As we’ve been saying, over and over again, we need to start planning our travels again. This time, I’ll be delving more into the Van Cortlandt Park, and what you can do there.
Having spent the better part of my elementary and teen years growing up on Broadway opposite Van Cortlandt Park in the northwestern portion of the Bronx, I hold onto many fond family memories. How easy it was just to cross the street and slide immediately into the grassy fields surrounded by woodsy rolling hills.
My dresses would be returned to my mother with green stains from any given afternoon spent on Vault Hill, the Van Cortlandt family’s original burial grounds. I can still hear my sister counting down for our hide-and-go-seek games and recall my first lessons in catching a ball during family picnics. For years I barely knew how steeped in history this oasis from the city was.
The land was purchased by Dutchman, Jacobus Van Cortlandt, back in 1694. His son built the family mansion in 1748. Now a museum, a national landmark, and the Bronx’s oldest building, it is furnished to reflect the life of the 18th & 19th centuries. For a taste of New York in its earliest settlement days, spend an hour or two exploring the mansion and the surrounding grounds.
Experience what George Washington did when he stayed there during the Revolutionary War (although the mansion was behind British lines) before he returned to New York City to do battle with the British Army.
Van Cortlandt is the city’s third-largest park and sprawls over 1,150 acres, which includes a 16-acre man-made lake. It’s only a few stops north of Manhattan on the #1 subway train. There is a nine-hole golf course, the Mosholu Golf Learning Center just off the park’s southeastern section along Jerome Avenue, (see James Sibley’s article Golf In Your Backyard).
Its entrance is just north of Woodlawn Station on the subway’s #4 train. The Golf course or Vannie, as the locals call it, is a par 70 course, and is the easiest golf course to get to by subway from the West Side of Manhattan.
Over the years, many actors and athletes, including Sidney Poitier and Willie Mays, have played at Van Cortlandt. Andrew Giuliani (son of Rudy and the 2006 MGA Player of the Year) considers Van Cortlandt his home course.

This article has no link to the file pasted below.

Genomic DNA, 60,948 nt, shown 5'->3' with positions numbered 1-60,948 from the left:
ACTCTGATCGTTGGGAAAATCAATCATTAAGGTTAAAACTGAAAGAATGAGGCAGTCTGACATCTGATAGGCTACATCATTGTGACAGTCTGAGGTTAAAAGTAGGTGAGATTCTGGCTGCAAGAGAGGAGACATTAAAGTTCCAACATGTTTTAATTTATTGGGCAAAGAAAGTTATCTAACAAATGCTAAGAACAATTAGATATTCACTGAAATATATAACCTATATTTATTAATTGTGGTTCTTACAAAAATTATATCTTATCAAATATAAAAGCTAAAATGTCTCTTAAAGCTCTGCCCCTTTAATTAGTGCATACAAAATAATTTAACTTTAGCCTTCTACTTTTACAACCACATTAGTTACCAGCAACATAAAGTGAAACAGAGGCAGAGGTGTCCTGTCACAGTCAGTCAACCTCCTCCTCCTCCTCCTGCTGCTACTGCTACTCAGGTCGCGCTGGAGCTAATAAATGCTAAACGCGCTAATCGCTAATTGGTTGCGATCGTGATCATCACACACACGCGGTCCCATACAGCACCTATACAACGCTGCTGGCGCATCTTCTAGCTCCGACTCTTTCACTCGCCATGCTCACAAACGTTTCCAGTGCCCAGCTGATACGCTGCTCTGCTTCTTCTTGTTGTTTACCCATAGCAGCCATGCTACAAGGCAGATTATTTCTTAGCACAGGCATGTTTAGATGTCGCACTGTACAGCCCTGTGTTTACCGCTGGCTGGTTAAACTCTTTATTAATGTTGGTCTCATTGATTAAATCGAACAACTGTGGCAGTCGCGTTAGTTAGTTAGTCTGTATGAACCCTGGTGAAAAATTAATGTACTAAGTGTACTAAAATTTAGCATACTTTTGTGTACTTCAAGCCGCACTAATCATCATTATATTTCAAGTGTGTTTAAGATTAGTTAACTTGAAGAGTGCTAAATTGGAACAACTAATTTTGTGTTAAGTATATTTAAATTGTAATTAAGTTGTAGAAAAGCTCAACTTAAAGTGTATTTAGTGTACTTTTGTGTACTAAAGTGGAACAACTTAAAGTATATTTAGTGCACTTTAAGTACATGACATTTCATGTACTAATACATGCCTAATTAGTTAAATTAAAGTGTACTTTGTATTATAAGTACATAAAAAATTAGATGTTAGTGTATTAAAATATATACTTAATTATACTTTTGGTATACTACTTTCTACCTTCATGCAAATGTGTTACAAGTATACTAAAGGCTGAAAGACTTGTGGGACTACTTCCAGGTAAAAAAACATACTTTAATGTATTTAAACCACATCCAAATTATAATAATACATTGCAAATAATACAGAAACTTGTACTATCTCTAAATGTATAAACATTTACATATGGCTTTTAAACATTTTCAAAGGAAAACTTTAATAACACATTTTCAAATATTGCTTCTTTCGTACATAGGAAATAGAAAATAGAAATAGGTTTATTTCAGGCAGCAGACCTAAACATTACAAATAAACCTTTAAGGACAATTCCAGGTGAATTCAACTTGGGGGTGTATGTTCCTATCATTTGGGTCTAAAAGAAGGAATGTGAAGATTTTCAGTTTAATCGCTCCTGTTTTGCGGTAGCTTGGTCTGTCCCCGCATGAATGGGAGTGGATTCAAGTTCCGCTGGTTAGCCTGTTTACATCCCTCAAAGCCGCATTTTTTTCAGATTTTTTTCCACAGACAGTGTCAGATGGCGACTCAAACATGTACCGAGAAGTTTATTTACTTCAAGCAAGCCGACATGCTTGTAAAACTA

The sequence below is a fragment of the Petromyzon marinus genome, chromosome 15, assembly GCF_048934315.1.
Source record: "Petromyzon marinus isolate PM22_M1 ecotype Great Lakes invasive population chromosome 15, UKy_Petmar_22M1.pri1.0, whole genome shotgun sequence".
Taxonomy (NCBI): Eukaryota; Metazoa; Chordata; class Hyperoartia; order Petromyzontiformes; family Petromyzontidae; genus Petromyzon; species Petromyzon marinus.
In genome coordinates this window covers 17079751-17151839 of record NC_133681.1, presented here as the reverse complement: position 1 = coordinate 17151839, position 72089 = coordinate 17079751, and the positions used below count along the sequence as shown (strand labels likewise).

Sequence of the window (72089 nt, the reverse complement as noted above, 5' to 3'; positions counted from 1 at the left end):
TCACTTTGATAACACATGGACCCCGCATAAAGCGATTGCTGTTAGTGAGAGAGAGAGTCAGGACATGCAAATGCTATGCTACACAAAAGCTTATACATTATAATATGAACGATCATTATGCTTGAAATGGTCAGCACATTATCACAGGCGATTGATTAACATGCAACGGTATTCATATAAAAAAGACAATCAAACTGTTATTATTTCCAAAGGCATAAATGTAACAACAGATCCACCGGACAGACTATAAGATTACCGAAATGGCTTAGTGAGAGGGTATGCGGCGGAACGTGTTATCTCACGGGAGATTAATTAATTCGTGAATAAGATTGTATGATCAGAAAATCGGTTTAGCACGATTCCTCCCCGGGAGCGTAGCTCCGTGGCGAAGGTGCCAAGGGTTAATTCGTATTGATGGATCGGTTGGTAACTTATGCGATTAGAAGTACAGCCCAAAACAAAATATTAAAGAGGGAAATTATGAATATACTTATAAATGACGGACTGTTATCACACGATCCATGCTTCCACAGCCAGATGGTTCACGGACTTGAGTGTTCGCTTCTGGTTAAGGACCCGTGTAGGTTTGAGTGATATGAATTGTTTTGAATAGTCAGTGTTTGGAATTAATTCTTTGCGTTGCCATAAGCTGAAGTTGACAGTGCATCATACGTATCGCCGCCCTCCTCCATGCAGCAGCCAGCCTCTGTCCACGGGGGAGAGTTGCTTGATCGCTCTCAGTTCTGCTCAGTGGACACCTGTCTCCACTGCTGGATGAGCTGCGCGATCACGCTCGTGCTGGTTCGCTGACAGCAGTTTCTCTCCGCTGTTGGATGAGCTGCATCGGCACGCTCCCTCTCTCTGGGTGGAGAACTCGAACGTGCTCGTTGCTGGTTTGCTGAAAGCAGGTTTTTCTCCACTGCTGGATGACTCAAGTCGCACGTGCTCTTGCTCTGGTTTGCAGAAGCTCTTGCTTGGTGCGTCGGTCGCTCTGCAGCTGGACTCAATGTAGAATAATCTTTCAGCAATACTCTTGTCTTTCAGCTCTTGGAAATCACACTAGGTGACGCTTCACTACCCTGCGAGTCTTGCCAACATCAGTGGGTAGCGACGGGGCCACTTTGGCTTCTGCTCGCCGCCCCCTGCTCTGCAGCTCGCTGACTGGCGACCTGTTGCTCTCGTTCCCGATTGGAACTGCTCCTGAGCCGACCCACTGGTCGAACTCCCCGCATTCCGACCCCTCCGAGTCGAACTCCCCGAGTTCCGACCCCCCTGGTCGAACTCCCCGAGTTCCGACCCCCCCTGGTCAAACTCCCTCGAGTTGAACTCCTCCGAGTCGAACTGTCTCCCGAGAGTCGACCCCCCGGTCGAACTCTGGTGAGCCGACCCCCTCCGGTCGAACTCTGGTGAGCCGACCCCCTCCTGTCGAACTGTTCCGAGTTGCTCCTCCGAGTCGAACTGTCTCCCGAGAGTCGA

In addition to having the nation’s first public golf course (1895) whose clubhouse sits right on the lake, the park offers a wide variety of escapes and activities for every season including a nationally-renowned cross-country running course and horseback riding, which is available year-round to professionals and amateurs alike.
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Whether for a dressage lesson or an hour of forest trails, since the Columbus Ave. stables closed in 2006, this country retreat is the closest place you’ll find for cantering unless a carriage ride in central park will suffice. The Riverdale Equestrian Centre in Van Cortlandt Park provides an indoor arena so riding is an option even during the coldest months.
Other seasonal activities include tennis, swimming, and hiking on nature trails near some of the preserved wetlands. Van Cortlandt has over 37 baseball diamonds, soccer fields, and other athletic facilities — the most of any park in the city. All are easily accessible but filled on weekends during the warmer months of the year. This winter, bring your sled, some riding boots, a blanket, and a thermos of hot chocolate. And for a list of upcoming events, visit nycgovparks.org.
How to get there:
Take the 1 or 9 train to 245th St.—the last stop. Walk, take a taxi, or the #9 bus to Broadway and W. 254th St. The stable is on the right.
To get to the golf course, head east through the park at 245th St. and under the old New York Central Railroad trestle, then make a left. The historic clubhouse on the lake will be in front of you.
(Riverdale Riding Centre, West 254th Street & Broadway, 718.548.4848, riverdaleriding.com)